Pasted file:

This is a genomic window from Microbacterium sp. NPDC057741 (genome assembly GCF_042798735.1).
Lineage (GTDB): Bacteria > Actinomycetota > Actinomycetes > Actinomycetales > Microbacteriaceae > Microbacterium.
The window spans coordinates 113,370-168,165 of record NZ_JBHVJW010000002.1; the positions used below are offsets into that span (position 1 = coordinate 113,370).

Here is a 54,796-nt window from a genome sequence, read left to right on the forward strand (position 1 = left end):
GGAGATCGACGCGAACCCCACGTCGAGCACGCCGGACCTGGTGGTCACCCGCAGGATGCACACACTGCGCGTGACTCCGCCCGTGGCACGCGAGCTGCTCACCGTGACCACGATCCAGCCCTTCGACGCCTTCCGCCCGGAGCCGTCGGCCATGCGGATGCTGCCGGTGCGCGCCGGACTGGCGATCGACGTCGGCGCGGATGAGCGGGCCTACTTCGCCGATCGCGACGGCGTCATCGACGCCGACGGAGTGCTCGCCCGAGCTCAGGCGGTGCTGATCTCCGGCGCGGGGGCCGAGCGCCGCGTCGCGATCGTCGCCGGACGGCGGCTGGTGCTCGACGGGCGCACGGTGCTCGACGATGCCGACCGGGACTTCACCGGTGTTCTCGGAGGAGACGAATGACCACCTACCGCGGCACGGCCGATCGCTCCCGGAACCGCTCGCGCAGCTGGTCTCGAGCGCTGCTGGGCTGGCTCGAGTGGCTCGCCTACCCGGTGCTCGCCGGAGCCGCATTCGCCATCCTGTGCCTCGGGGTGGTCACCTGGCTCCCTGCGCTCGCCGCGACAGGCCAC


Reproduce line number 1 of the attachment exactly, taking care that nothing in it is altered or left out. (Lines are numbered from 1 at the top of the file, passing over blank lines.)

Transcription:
This is a genomic window from Microbacterium sp. NPDC057741 (genome assembly GCF_042798735.1).